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6. Ask How You Can Help

Most of the time, others won’t need anything from you, but it’s always good to offer. Just letting the person know you’re there will help motivate them to start. And, who knows, maybe your skills can help.

7. Follow Up

Periodically, over the course of the next year, ask them how their goal is going. This way you can find out what progress has been made. You may need to do the seven steps again, or they may need motivation in another area of their life.

Final Thoughts

By following these seven steps, you’ll be able to encourage the people around you to achieve their dreams and goals. In return, you’ll be more passionate about getting to your goals, you’ll be surrounded by successful people, and others will want to help you reach your dreams …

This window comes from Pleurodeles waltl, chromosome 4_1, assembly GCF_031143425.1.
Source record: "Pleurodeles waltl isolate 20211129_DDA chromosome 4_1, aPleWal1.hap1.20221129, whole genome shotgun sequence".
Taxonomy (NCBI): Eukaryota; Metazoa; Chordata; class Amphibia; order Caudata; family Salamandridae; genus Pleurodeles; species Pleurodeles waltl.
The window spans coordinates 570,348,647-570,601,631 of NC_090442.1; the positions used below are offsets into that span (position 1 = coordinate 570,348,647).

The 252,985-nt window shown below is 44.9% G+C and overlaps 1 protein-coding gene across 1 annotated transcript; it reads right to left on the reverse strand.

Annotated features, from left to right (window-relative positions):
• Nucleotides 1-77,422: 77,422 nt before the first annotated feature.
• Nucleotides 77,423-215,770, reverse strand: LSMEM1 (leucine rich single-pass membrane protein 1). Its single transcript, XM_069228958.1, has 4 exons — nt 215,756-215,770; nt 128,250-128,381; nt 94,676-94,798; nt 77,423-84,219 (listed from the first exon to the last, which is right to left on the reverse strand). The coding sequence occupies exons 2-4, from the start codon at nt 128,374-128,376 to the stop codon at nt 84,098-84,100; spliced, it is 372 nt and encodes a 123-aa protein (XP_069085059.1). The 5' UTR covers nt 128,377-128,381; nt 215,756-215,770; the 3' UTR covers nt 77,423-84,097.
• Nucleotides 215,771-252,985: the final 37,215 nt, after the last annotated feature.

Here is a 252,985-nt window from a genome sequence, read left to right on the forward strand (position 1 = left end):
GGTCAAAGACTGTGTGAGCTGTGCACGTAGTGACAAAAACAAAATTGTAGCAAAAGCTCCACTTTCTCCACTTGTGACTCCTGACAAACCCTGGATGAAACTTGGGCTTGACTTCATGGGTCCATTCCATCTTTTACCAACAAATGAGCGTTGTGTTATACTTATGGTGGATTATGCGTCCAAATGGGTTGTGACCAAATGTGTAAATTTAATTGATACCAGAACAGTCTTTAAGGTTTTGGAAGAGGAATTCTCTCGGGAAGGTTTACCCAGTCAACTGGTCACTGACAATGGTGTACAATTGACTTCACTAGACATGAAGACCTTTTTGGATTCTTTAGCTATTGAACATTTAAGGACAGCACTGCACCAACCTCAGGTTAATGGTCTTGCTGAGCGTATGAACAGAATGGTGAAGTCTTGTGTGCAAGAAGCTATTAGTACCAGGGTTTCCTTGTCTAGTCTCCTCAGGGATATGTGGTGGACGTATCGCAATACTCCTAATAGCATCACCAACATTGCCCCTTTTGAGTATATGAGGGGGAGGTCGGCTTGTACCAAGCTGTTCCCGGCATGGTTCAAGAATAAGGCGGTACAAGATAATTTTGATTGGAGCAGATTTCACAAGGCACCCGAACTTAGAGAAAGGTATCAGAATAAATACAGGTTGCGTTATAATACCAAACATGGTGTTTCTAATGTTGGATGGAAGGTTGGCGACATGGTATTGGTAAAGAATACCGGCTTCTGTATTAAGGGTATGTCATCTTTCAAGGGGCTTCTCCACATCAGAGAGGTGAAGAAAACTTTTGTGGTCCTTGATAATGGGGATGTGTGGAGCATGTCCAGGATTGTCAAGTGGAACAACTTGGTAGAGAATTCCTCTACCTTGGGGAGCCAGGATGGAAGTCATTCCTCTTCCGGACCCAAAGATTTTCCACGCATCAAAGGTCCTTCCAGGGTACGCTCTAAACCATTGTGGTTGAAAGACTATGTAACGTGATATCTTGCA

Oh, and you’ll become a motivational super hero. Time to get a cape!

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Featured photo credit: Thought Catalog via unsplash.com